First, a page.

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The Barber Pole: Why Is It Red, White & Blue?

The Barber Pole History

The barber pole originated a long time ago in the middle ages and was related to the practice of bloodletting.  Barbers of the middle ages not only practiced shaving, hair-cutting, and hair-dressing, they also dressed wounds, set bone fractures, pulled bad teeth and performed surgical operations. They were called barber-surgeons.

One of the most important functions of the barber-surgeons was bloodletting.  There were numerous reasons why patients were drained of their blood.   They believed that on occasion, a person produced an excess of blood–which let to many types of ailments such as headaches, fevers and even apoplexy.  When there was an illness, melancholia or if you just felt lethargic, you would go to the barber-surgeon , squeeze the pole to dilate your veins, and have some of your blood drained from your body allowing the body to make new and cleaner blood.

The barber’s pole originated from the rod that the patient gripped to make their veins bulge so they would be easier to slice open. A brass ball at the top symbolized the basin that collected the blood. The pole’s red and white stripes represent the bloodied bandages, which would be washed and hung to dry on the rod outside the shop. The bandages would twist in the wind, forming the familiar spiral pattern we see on the barber poles of today.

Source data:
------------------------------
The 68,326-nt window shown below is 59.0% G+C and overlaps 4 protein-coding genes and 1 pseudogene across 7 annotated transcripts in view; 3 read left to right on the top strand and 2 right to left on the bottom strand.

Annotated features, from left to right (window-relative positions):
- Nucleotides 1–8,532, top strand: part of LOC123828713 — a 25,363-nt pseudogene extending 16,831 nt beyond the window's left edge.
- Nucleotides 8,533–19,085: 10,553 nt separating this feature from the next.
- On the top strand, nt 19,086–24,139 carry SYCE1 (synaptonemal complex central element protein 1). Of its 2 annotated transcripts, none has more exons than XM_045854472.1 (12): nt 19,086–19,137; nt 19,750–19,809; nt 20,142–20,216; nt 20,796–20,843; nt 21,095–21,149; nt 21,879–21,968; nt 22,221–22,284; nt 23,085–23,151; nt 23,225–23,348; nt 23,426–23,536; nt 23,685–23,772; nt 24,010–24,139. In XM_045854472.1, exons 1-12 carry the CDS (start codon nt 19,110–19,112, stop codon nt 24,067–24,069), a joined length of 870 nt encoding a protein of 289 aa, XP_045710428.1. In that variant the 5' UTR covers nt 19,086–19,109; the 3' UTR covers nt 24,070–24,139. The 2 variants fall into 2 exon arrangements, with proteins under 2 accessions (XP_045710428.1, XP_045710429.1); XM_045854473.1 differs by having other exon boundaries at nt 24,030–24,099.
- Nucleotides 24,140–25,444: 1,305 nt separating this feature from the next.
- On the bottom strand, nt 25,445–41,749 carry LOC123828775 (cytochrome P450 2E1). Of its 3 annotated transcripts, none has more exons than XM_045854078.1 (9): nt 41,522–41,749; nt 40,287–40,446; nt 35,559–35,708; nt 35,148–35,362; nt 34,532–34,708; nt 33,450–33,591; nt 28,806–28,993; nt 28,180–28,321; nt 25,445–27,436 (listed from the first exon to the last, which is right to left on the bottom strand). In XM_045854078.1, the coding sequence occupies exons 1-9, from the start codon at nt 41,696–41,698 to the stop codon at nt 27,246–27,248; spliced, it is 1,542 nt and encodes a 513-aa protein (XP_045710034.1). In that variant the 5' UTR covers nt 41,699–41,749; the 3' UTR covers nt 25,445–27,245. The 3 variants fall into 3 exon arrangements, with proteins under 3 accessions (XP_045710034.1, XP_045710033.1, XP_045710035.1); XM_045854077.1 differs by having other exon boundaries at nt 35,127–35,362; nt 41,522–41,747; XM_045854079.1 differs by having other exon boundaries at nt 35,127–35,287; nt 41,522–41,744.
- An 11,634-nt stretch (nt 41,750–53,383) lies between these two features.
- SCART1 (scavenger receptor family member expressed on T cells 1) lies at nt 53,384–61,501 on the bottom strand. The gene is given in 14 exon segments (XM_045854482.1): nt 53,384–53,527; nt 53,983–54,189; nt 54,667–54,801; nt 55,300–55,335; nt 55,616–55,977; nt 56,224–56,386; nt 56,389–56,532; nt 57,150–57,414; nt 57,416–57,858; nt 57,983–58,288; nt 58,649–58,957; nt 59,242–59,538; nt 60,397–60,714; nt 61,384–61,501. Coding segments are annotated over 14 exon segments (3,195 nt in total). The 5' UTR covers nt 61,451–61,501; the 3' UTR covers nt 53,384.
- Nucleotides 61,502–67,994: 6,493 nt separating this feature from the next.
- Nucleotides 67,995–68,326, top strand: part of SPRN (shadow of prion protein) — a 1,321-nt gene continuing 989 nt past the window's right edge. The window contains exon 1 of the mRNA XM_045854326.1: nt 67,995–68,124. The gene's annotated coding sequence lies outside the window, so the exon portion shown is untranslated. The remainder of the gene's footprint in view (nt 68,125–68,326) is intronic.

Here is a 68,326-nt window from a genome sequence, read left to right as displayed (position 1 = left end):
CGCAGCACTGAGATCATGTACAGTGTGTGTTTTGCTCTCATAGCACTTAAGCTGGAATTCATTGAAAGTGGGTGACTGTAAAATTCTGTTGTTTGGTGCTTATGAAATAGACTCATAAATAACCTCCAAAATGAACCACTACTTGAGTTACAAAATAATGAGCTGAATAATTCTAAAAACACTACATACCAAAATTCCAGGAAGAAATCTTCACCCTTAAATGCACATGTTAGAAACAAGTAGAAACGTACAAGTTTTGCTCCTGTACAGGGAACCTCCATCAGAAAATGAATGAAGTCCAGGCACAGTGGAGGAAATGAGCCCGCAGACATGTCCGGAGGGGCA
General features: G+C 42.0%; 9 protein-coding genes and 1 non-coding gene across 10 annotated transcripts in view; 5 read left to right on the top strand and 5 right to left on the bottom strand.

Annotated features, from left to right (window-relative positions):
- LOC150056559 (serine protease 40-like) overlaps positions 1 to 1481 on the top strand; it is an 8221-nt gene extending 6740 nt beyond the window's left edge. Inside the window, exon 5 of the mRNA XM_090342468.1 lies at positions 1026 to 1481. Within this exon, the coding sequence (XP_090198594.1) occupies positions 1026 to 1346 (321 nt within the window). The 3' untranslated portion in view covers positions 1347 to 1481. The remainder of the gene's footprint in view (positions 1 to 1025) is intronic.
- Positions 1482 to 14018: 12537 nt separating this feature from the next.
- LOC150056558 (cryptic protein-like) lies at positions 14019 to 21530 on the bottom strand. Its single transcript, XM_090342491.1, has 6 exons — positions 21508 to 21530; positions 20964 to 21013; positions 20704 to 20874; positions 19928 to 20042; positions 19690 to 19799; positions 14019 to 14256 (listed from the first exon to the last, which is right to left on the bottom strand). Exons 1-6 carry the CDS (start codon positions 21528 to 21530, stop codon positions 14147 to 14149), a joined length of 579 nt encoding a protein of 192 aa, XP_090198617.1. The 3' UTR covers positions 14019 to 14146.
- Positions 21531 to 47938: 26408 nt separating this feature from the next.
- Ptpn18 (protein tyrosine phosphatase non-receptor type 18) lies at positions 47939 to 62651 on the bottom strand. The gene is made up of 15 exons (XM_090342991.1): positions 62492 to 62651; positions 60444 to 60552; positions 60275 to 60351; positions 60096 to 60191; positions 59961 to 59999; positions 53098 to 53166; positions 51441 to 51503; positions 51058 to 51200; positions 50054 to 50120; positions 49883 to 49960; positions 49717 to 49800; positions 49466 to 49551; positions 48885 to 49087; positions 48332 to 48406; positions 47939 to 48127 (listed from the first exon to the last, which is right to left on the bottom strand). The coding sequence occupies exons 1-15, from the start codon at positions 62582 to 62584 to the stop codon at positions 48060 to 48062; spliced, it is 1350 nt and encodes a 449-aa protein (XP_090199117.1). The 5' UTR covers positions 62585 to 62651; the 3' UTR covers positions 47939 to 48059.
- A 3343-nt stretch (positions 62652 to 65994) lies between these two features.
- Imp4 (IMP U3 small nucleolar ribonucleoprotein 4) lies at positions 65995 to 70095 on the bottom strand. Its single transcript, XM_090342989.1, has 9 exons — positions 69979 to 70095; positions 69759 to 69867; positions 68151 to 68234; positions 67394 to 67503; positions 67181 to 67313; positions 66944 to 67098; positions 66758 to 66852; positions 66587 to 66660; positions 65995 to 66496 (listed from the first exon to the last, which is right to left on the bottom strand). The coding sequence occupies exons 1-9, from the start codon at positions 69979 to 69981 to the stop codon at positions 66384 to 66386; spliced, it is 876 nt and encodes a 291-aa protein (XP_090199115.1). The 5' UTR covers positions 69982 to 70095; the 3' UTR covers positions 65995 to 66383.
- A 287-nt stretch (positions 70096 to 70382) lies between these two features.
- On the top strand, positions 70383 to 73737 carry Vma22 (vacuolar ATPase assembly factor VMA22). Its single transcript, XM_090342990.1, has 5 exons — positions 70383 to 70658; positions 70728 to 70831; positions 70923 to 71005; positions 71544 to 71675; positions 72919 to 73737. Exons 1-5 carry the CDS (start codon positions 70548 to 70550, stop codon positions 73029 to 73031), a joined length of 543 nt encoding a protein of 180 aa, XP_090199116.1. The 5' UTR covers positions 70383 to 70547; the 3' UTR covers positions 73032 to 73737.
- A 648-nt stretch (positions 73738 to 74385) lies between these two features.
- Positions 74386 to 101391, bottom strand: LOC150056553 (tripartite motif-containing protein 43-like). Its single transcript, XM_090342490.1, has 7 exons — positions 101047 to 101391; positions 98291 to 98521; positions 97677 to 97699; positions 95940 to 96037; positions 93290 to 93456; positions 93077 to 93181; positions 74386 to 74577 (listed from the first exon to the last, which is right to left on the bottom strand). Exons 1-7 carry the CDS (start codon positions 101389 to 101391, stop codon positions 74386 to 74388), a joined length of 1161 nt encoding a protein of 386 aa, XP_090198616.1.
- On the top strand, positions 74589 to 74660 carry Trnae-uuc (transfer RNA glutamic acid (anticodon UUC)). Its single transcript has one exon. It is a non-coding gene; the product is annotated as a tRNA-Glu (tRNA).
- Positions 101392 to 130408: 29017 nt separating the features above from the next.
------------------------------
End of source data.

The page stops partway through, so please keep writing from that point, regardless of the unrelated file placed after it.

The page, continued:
The barber pole has the colors of red, white and blue for symbolic reasons.  The red in the barber pole symbolized the blood, blue symbolized the dark color of the veins and white color represents the bandages which were used in bloodletting.  The spinning barber poles were meant to move in a direction that makes the red arterial blood appear as if it were flowing downwards as it does in the body.  It is now the universally recognized symbol of the barber profession.  It can not be used by women’s salons or quick-clips unless they are fully licensed professional barbers.

George Washington was conditioned by the times and was a patient of bloodletting. On the morning of 14 December 1799, he awoke complaining that he couldn’t breathe. Fearing his doctor would not arrive in time, the first President of the United States asked for the overseer of his slaves to step in and bleed him. The cut was deep, and Washington lost nearly a half a pint before the wound was closed. Eventually, the physicians arrived, and proceeded to bleed Washington another 4 times over the next 8 hours. By that evening the President was dead. One of his physicians, James Craik, later admitted that he thought the blood loss had hastened the President’s death.

By the mid-1500s, English barbers were banned from providing surgical treatments, although they could continue extracting teeth. Both barbers and surgeons, however, remained part of the same trade guild until 1745. In that year the surgeons split from the barbers and formed the Company of Surgeons that eventually became the Royal College of Surgeons of London in 1800. Barbers as surgeons gradually fell out of fashion, and it is believed that the last barber-surgeon in England died in 1821.

The barber pole is one of the oldest and most iconic of business signs.  It is universally recognized as the sign of professional licensed barbers everywhere.

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